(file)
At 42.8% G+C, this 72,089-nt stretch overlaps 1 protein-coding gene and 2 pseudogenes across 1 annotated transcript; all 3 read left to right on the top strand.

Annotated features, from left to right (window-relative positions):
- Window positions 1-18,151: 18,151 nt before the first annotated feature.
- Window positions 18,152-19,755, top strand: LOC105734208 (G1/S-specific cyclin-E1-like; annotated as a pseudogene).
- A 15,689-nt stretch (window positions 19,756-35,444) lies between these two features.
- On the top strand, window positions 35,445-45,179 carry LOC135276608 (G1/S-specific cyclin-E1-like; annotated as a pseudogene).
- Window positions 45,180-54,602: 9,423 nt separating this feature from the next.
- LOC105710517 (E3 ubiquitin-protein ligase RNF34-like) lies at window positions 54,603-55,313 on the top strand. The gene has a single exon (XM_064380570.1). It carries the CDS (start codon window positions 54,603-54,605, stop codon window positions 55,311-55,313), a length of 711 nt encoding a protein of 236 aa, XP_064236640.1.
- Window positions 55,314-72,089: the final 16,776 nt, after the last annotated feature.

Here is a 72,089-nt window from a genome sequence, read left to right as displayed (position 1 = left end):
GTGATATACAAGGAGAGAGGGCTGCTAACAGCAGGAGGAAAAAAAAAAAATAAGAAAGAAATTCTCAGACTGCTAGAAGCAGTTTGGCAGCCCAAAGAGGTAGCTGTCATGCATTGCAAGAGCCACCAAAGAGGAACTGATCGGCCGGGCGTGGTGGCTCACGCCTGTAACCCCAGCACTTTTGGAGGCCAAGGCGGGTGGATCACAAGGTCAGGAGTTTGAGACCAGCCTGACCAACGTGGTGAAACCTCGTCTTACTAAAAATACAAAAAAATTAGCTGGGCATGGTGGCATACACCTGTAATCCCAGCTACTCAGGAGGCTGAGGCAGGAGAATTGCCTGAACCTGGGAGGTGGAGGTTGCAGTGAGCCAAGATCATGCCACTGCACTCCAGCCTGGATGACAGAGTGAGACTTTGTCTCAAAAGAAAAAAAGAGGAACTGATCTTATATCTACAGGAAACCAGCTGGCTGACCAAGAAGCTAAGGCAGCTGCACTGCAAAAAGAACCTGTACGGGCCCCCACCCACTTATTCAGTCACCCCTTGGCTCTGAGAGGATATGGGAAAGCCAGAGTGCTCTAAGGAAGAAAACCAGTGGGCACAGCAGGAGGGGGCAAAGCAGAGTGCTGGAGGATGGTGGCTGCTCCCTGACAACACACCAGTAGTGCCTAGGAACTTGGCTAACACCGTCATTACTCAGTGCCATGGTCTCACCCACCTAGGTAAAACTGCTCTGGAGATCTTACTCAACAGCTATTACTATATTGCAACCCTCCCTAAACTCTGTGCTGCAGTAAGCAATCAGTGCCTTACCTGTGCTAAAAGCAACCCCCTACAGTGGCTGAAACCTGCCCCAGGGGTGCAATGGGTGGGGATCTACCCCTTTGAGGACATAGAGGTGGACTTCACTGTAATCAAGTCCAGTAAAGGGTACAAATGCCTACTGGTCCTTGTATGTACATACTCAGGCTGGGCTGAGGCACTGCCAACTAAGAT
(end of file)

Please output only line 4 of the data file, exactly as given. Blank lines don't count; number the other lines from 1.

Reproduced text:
- Window positions 18,152-19,755, top strand: LOC105734208 (G1/S-specific cyclin-E1-like; annotated as a pseudogene).